Marquette implies support for Campus SaVE Act (S. 834)

In the past, Marquette responded to sexual violence on campus in accordance with the student conduct code. Now, Marquette understands a college campus is not a sovereign nation.

In the data: The Campus Sexual Assault (CSA) Study

A 2007 campus sexual-assault study, funded by the U.S. Department of Justice, surveyed 5,446 undergraduate women and 1,375 undergraduate men at two large public Universities (one in the South and one in the Midwest).  Over 28 percent of the female participants had experienced attempted or completed sexual assault (either before or while attending college).

In the news:
Marquette revises sexual assault policies

"The university has publicly acknowledged that we made mistakes in dealing with these incidents.  We worked quickly and proactively to correct those procedures, both to be sensitive to victims and to comply with Wisconsin state law," [Marquette University President Father Robert A. Wild] said in a statement.  "We now refer any reported incident of sexual assault to the Sensitive Crimes Unit of the Milwaukee Police Department.  We have also added a victim advocate to the staff of our Student Health Service and have more tightly restricted who on campus has access to reports from the Department of Public Safety."
The announcements come in the wake of the first public comments Wednesday from a former Marquette student who said the university dismissed her allegation that she was sexually assaulted in February by a student athlete.

Two women accused student athletes of sexual assault during the last school year at Marquette's Humphrey Hall - one during an incident Oct. 30 and another Feb. 27.

Student athletes who were involved in the two cases were disciplined under the student conduct code as well as athletic department rules, according to the university, but officials didn't immediately forward either case to Milwaukee police.

In an interview published Wednesday in the Chicago Tribune, one of the women, who left the school shortly after the alleged assault, said that she reported an incident at a student athlete's campus apartment to campus security, but two officers dismissed her claims because she said the encounter was at first consensual but became an assault.  No report was taken; Milwaukee police were not notified.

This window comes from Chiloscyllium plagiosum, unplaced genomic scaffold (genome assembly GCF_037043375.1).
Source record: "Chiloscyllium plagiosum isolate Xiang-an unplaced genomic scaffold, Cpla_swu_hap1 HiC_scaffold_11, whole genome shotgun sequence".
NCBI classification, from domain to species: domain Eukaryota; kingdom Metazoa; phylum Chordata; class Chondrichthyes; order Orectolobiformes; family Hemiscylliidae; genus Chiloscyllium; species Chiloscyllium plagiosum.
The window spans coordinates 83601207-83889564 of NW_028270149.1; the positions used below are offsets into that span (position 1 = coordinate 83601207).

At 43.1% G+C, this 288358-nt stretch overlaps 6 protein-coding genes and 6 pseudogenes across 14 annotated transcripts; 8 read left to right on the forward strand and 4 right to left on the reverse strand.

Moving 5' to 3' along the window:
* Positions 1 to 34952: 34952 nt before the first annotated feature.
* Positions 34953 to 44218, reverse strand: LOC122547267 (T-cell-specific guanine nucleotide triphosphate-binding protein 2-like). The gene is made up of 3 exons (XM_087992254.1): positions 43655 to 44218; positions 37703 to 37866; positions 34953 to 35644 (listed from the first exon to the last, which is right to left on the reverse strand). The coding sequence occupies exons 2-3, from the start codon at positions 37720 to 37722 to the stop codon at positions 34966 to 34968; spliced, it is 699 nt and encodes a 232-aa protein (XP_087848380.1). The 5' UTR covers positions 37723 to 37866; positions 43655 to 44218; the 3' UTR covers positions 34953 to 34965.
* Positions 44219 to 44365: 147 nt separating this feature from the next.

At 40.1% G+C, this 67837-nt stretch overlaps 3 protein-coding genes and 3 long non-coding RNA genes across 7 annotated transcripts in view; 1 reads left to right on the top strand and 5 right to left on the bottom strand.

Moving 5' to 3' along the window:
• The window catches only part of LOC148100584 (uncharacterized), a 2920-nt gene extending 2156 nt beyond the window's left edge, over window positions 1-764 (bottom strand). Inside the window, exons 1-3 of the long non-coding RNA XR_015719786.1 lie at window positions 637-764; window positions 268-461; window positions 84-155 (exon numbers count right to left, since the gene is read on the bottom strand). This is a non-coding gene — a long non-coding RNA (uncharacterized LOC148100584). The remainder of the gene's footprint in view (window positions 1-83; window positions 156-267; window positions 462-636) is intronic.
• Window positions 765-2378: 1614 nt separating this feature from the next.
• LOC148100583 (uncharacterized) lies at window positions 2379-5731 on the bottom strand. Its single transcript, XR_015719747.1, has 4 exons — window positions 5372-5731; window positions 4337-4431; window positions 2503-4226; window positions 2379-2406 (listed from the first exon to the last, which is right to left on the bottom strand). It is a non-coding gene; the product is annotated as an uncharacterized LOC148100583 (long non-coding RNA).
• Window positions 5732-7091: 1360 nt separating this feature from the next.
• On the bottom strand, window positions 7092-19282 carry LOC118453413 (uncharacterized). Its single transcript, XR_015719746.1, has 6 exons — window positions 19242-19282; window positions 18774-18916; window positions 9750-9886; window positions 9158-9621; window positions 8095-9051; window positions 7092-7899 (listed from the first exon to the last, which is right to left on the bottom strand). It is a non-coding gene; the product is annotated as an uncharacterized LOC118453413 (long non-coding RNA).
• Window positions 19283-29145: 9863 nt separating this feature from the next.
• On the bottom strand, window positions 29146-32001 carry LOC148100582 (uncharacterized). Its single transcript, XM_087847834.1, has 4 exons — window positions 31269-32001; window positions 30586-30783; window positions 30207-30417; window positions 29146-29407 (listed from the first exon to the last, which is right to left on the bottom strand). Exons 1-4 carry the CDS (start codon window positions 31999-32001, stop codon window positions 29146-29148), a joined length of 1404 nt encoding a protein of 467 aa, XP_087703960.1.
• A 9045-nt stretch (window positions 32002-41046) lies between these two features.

In Congress: S. 834 Campus SaVE Act

In this bill, the findings of Congress include:
(1) Between 20 and 25 percent of female students will experience some form of sexual assault during their years at an institution of higher education, and nearly 3 percent of all such women become victims of either attempted or completed rape in each 9-month academic year.
(5) Students are more likely to report a sexual assault when they know how to report a sexual assault and how a school will respond if such a report is made, yet fewer than half of the institutions of higher education in the United States have written policies for filing criminal charges and campus reports related to sexual assault.

(6) Only 1/3 of the institutions of higher education in the United States report their crime statistics correctly, resulting in statistics in which instances of sexual assault have been misclassified and underrepresented.  Less than half of all institutions of higher education in the United States offer any sexual assault training, and such training is often provided only for resident advisers and security officers.

Although the Campus Sexual Assault study and Campus SaVE Act focus on the ubiquity of sexual assault on college women, Campus SaVE will improve safety for all college students.

Hypothesis: Marquette showed support for Campus SaVE Act with voluntary implementation of safety improvements.

Reports of rape on Marquette University campus will skyrocket.  This will not represent a rise in the perpetration of rape.

Actual police work will be conducted to hinder perpetrators and bring them to justice.  Serial rapes will go down.  Wanna-be rapists will be deterred.  Victims will receive better post-trauma care.

Students will graduate stronger and healthier.

Future work: Ask U.S. Senators Kohl and Johnson to co-sponsor the Campus Sexual Violence Elimination (SaVE) Act (S. 834). Tell them Marquette showed its support with voluntary safety improvements.

Wisconsin Senator contact form (facilitated by the American Association of University Women).

Update, July 5, 2011: Bill Sponsors
  • Robert Casey (D-PA), 4/14/2011
  • Patty Murray (D-WA), 4/14/2011
  • Olympia Snowe (R-ME), 6/9/2011
  • Richard Durbin (D-IL), 6/14/2011
  • Amy Klobuchar (D-MN), 6/21/2011
  • Debbie Stabenow (D-MI), 6/23/2011
  • Jon Tester (D-MT), 6/27/2011

Fun with resources:

Friday, June 24, 2011


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